There are more than 3 million people in the United States who stutter. Pediatricians and teachers are often the first professionals that a parent will go to for advice. In order to determine when to refer to a speech/language pathologist, these professionals are faced with the challenge of differentiating between typical disfluencies and true stuttering.
Research suggests that anywhere between 75 to 80 percent of children who go through a period of disfluency will outgrow stuttering. This statistic can often lead teachers and pediatricians to suggest that the family “wait and see” before consulting a speech/language pathologist.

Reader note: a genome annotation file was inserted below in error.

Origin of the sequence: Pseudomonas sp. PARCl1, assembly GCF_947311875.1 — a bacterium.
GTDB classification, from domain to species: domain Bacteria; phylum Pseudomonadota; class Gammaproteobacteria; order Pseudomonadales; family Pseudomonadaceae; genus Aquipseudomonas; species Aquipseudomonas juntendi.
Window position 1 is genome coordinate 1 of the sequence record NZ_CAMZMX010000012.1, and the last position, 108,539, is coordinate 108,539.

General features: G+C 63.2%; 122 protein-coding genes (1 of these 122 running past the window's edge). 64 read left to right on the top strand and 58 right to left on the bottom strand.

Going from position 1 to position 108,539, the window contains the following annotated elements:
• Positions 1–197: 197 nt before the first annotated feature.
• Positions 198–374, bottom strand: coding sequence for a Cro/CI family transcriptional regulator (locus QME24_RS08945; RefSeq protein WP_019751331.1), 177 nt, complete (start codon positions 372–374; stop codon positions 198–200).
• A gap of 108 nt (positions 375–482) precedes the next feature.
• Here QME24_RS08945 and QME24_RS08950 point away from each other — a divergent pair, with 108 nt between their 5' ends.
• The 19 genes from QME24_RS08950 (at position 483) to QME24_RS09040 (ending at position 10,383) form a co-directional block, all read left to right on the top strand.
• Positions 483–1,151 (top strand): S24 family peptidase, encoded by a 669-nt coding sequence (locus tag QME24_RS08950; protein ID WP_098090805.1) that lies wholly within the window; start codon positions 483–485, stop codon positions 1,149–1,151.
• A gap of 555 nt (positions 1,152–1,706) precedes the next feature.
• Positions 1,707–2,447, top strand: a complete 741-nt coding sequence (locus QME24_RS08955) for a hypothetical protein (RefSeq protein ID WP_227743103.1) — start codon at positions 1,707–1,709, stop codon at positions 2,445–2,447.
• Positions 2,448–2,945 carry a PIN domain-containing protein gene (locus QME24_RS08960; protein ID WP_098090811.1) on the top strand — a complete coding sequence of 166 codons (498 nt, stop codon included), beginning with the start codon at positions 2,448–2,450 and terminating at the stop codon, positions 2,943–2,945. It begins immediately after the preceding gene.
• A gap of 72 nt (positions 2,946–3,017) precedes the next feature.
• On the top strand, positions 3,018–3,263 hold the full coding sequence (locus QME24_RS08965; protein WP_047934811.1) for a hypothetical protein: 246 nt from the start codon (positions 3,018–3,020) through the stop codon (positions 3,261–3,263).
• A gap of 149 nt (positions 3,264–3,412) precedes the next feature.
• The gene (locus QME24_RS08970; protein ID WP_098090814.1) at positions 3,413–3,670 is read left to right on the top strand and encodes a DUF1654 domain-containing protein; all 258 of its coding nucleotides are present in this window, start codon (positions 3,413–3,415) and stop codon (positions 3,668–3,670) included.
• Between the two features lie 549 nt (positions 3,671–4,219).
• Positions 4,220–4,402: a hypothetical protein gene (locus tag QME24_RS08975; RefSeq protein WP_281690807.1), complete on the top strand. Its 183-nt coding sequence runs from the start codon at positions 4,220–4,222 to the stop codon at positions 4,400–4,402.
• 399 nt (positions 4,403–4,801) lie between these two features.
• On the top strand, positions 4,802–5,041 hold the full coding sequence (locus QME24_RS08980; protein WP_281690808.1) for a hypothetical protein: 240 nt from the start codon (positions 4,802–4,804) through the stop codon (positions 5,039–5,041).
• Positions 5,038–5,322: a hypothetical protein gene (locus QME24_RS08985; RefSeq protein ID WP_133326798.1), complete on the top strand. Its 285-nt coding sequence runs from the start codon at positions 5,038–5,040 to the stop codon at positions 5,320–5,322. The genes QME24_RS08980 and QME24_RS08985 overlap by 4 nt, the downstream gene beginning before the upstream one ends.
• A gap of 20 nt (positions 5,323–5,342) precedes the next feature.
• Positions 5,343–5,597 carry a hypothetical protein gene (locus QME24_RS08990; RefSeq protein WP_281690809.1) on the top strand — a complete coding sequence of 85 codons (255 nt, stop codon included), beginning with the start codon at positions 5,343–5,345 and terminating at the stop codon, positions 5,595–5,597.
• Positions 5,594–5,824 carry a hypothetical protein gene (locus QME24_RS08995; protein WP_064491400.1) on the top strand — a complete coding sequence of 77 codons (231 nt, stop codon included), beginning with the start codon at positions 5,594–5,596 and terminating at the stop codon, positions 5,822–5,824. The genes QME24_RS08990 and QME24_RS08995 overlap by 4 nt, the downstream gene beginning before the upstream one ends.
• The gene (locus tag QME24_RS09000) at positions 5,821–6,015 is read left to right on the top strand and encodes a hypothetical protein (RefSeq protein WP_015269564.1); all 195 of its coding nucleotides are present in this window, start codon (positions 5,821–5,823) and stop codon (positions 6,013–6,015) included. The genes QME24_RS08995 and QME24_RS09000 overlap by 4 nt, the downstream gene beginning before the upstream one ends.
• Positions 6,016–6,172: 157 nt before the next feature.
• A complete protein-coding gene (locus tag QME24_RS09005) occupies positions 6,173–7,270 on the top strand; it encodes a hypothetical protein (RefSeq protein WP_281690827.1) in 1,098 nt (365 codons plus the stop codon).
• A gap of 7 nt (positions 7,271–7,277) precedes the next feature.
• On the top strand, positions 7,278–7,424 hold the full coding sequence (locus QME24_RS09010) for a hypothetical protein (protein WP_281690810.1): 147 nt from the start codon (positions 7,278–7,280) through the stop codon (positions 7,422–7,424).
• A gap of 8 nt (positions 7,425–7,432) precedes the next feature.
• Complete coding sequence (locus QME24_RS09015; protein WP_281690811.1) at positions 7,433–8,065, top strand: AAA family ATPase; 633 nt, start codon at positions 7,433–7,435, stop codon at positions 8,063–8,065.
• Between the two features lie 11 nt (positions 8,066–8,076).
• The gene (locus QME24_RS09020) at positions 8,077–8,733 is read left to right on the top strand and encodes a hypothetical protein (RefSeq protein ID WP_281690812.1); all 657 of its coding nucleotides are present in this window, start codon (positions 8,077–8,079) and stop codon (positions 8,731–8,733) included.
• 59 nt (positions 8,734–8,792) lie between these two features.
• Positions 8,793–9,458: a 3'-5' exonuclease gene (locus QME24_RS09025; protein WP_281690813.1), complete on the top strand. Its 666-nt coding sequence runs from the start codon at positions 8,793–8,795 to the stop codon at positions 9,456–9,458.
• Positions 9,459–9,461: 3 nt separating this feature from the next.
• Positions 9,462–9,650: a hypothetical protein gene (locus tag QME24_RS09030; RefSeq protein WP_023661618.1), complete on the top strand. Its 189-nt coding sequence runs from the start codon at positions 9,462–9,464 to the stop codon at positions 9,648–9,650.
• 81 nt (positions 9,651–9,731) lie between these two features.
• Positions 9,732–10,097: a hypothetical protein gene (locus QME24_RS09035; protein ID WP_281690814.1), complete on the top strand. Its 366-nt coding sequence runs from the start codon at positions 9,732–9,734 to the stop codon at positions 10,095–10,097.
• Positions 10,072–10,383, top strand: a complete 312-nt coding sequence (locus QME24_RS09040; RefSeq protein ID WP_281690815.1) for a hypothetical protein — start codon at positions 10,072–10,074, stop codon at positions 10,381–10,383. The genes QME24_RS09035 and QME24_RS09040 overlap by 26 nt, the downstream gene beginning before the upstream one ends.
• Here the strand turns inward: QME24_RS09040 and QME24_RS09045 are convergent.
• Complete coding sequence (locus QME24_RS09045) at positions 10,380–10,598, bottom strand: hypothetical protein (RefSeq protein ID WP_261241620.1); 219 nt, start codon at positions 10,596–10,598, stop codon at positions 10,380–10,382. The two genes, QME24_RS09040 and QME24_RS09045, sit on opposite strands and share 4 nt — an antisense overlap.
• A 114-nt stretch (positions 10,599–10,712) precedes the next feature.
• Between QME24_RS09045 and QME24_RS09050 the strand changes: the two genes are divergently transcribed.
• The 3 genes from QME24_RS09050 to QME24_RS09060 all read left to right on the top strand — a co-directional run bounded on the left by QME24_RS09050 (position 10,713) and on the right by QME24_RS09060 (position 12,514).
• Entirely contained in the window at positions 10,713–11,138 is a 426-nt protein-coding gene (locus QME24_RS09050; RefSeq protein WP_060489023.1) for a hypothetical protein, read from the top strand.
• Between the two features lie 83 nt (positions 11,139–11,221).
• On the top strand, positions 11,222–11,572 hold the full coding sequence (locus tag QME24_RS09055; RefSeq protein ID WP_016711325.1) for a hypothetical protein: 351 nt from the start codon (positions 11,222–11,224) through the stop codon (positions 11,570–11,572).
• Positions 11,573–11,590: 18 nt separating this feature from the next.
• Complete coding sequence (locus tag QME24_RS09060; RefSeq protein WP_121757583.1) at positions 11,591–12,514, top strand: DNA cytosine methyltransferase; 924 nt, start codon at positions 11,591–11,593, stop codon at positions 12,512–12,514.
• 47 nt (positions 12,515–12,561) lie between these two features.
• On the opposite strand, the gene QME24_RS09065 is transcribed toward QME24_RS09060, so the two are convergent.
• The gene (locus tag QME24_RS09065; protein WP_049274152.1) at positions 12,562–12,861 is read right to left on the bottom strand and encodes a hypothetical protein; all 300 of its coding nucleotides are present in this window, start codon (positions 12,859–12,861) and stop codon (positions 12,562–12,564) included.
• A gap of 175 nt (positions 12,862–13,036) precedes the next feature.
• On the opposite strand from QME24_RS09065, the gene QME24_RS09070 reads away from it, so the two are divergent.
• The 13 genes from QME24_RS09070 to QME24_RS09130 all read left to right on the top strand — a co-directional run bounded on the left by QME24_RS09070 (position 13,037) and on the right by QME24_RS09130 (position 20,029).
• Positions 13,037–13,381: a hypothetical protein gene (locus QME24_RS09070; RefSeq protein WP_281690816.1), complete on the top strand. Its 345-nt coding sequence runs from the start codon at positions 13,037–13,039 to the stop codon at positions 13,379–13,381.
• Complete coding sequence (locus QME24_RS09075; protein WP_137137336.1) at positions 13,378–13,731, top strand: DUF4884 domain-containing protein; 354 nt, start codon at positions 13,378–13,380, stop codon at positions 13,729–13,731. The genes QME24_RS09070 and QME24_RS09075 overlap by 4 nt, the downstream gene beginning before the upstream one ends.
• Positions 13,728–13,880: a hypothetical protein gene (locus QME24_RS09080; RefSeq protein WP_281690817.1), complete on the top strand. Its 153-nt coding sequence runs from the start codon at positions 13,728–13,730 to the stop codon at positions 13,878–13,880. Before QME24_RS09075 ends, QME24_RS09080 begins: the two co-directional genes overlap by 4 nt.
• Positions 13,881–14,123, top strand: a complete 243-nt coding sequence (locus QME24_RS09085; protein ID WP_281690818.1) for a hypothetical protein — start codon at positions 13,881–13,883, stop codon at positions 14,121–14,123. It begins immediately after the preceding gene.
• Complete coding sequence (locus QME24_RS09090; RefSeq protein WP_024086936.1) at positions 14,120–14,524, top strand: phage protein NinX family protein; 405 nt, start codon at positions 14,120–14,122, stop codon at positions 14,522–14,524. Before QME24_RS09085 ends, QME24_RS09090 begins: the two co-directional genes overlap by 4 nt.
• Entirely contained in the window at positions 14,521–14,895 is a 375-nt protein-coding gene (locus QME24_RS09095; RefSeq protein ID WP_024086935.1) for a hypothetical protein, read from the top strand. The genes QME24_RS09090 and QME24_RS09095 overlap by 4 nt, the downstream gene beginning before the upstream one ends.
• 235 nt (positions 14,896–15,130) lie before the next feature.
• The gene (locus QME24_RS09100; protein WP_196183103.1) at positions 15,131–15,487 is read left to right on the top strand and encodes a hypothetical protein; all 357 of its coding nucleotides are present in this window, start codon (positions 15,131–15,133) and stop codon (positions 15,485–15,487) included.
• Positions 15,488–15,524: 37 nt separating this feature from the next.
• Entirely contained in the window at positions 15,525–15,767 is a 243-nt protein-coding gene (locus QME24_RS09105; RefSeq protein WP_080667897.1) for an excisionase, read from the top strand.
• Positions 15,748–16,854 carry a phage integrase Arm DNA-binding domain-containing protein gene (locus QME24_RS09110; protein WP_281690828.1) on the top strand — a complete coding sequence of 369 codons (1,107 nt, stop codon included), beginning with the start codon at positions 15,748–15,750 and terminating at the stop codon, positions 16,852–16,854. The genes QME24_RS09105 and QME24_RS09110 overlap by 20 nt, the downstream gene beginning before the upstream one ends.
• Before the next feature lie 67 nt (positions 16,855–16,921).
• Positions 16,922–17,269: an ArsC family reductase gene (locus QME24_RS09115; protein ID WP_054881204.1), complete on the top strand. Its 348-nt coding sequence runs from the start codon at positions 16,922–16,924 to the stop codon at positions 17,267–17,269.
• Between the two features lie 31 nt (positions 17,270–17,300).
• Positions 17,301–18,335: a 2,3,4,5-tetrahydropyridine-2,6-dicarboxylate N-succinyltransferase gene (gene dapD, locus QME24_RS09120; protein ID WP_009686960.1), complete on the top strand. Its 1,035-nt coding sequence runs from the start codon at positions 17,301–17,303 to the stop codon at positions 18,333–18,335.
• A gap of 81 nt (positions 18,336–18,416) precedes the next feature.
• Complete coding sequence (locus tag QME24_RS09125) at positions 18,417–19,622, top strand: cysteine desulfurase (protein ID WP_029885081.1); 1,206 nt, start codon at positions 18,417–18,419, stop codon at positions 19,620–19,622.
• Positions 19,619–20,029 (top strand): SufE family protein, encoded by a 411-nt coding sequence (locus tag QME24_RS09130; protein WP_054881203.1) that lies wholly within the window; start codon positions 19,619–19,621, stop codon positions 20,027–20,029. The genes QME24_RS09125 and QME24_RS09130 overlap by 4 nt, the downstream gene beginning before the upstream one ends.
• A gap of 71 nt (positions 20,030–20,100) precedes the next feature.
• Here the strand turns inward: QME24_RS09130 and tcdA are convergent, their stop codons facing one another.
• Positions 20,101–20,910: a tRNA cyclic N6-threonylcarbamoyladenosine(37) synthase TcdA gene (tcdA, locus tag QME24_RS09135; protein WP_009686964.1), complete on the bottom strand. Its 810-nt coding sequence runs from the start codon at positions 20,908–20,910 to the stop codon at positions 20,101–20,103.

However, one must also consider the risk of missing a critical window in which treatment is optimal. Early intervention plays a vital role in reducing the likelihood that a child will continue to stutter and can minimize the impact of stuttering on a child’s life–both socially and academically. There are certain risk factors that professionals, as well as families, should consider when deciding what’s best for the child.
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